|Previous Article||Next Article||FNPI Search||Home||Previous Year||Next Year||Year List|
The goal of the workshop is to train Indian Recreation Directors to
achieve a level of competence that will allow them to meet the demand for recreation, sports and leisure activities on Saskatchewan Indian reserves.
Co-ordinator of the workshop, Henry Sutherland of the Saskatchewan Indian Community College, lined up an excellent list of resource people including Osborne Turner and Vern Bachiu of Saskatchewan Indian Community College, Dennis Acoose of Federated College, Jim Dalgleish and Art Obey of the F.S.I., Ray Ahenakew of Sandy Lake Reserve, Tony Sparvier of the Cowesess Reserve, various Indian Affairs personnel, provincial Dept. of Culture and Youth personnel, Les Ferguson of the 4=H, Program, as well as Sask-Sports personnel.
On November 3 the agenda included life skills with facilitator Osborne Turner. He proceeded to get things rolling by requesting the class to write up a short history of their role in the, community as Recreation Directors and a brief history about themselves. This exercise turned out to be very interesting and humorous. Mr. Turner explained the life skills course and how it pertains to the Recreation Director, listing the skills involved in the course and how to implement the skills to their advantage.
Turner also discussed the political system within the outside world and how it affects the Recreation Directors at the reserve level. Theory was also presented to the class, emphasis being placed on the life skills model.
The Recreation Directors returned in the afternoon to focus their attention on the National Coaching Certification Program presented by Dennis Cline and Barry McKay of Regina, Sask. This Coaches Clinic Level I was taken by the Recreation Directors for 14 hours during this workshop.
Coaching' Coaches is what this program` is all about. The program is a well-designed-and thorough system for building up the coaching background that the Recreation Directors need, and for exposing them, to coaching methods. The program centered around the role of the coach, with emphasis on the skill of communication, sport psychology, how the body works and grows, skills analysis, sports safety, teaching skills and planning practice.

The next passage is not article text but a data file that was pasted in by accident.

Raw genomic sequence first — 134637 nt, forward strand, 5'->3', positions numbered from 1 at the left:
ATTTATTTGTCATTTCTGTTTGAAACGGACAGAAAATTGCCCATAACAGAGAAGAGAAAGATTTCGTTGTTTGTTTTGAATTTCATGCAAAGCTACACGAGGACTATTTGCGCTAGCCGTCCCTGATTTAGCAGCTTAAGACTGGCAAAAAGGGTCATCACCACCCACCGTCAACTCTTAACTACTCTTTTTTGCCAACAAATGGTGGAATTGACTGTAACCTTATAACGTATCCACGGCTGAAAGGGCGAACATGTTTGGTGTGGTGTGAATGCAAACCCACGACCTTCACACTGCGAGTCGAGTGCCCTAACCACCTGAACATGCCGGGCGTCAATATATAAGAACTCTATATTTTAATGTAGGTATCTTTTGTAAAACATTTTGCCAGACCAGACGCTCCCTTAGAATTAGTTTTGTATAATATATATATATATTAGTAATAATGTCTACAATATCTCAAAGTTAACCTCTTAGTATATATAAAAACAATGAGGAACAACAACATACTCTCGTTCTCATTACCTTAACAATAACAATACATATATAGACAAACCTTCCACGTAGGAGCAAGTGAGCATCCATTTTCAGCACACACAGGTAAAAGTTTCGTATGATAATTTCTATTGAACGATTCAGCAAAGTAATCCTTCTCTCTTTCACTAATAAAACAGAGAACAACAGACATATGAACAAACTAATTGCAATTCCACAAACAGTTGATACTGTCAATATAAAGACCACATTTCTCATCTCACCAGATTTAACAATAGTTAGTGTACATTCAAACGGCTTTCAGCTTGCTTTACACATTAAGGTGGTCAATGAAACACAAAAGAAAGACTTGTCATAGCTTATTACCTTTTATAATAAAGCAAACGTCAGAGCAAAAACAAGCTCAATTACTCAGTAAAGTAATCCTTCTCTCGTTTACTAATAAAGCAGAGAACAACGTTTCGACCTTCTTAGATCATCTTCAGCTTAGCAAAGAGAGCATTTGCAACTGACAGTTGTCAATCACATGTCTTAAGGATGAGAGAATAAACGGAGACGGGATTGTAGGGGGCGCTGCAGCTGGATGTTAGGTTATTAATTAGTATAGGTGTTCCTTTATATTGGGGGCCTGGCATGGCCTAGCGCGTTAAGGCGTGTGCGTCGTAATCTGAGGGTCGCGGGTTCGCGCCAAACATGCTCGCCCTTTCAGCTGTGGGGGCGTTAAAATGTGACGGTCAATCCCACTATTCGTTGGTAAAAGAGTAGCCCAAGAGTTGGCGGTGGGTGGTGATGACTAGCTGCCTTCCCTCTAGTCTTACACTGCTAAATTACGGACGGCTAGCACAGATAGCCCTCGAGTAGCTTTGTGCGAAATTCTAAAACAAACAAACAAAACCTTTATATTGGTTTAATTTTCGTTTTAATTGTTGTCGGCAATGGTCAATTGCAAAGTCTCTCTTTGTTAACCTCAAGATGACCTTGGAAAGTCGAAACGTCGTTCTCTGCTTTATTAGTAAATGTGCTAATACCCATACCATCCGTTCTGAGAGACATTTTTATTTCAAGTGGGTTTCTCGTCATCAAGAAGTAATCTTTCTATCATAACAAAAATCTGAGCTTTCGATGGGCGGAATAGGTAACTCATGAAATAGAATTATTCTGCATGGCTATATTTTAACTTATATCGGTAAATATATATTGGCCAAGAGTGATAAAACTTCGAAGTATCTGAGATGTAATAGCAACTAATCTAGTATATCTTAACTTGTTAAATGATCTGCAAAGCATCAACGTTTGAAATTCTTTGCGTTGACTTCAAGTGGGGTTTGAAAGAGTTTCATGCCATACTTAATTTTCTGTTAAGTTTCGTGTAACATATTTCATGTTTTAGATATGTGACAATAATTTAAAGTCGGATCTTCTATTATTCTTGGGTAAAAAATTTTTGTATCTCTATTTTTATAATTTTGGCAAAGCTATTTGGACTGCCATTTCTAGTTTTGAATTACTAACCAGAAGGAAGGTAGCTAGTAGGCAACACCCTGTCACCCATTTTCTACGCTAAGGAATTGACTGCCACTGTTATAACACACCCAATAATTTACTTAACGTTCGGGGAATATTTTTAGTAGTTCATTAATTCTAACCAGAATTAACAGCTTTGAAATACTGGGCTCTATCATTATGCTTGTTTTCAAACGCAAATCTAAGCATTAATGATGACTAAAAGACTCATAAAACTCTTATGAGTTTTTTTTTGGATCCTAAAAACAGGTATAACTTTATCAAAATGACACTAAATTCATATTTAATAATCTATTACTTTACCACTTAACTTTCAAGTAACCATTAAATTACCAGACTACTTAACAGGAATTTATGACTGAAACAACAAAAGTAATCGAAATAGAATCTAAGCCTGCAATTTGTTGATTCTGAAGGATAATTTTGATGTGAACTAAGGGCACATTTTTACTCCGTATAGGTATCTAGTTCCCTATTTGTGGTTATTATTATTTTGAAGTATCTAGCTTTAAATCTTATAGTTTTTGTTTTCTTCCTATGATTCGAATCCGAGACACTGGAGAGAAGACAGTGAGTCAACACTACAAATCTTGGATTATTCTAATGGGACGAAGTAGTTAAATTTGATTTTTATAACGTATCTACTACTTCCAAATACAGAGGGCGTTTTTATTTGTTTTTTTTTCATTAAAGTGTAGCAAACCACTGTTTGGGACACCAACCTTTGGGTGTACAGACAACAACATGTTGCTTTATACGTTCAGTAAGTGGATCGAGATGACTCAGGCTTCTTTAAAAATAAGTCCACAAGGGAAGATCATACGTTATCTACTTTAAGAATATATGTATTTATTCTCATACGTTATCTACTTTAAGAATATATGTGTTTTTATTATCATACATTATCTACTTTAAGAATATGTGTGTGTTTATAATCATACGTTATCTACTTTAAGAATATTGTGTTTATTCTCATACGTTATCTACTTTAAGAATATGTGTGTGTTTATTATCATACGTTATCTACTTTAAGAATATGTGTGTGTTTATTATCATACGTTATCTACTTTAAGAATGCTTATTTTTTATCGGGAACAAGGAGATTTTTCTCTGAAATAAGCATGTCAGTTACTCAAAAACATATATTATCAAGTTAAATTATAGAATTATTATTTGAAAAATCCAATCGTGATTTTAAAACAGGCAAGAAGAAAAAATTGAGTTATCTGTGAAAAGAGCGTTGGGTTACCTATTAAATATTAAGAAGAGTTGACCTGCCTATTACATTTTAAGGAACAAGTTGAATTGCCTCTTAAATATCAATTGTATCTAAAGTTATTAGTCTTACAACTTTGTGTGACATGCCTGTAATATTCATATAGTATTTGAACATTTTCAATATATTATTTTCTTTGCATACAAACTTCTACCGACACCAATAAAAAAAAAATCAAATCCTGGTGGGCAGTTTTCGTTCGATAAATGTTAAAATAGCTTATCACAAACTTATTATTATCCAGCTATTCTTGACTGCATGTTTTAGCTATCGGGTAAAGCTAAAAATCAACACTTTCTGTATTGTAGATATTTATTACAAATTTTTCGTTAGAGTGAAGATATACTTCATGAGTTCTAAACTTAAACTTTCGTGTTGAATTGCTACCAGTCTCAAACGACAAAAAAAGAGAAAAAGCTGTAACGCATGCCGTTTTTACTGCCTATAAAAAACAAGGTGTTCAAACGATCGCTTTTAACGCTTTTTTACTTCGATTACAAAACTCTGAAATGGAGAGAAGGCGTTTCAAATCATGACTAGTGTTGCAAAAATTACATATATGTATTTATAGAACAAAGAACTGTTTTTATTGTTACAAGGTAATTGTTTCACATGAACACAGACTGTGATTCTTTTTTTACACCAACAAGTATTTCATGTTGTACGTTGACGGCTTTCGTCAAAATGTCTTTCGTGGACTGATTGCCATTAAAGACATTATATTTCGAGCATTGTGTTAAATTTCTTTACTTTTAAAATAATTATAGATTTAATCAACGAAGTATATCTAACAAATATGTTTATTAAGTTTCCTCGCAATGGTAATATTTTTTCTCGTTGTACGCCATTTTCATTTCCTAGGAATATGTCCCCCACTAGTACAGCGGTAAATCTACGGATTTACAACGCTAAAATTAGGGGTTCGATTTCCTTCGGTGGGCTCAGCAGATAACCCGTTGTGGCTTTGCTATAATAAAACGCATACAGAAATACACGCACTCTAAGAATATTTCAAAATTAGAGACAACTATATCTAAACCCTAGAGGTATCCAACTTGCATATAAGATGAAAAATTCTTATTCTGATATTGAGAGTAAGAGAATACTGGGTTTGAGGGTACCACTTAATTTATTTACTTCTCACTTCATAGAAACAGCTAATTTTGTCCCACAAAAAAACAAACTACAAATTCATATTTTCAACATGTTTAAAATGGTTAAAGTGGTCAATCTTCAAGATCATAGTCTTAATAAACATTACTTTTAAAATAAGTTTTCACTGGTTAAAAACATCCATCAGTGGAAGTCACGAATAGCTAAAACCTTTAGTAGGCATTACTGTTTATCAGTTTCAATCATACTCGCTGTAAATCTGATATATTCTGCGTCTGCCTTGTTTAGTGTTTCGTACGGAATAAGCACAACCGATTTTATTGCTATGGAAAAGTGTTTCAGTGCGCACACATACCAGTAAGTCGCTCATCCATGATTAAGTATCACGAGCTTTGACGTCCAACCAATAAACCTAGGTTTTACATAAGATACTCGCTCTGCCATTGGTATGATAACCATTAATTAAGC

Following completion of the clinic the students received their certificates recognizing their participa-
Richard Brittain of James Smith
receives certificate from
Oliver Cameron, Principal of
Sask. Indian Community College.
Howard Goodwill -
Ernie Acoose - Sakimay.
Terry Sanderson - James Smith.
On Tuesday, Les Ferguson of the Indian 4-H Program talked with the Recreation Directors to discuss what the program was all about and what the program has to offer the youths on reserves. Art Obey discussed the characteristics of a good Recreation Director, and Tony Sparvier centered on the, area of budgeting.
First year students discussed the role of a Recreation Director with Mr. Obey on Wednesday. They planned the types of recreation they can undertake with the equipment and resources they have on the reserve, also the types of recreation they could promote. Dennis Acoose facilitated the group of second and third year student's who discussed facilities. The students also centered on the subjects of administration with Tony Sparvier, public speaking - Henry Sutherland, recreation boards - Dennis Acoose, proposal writing and presentation with Vern Bachiu, and community concerns with Tony Sparvier.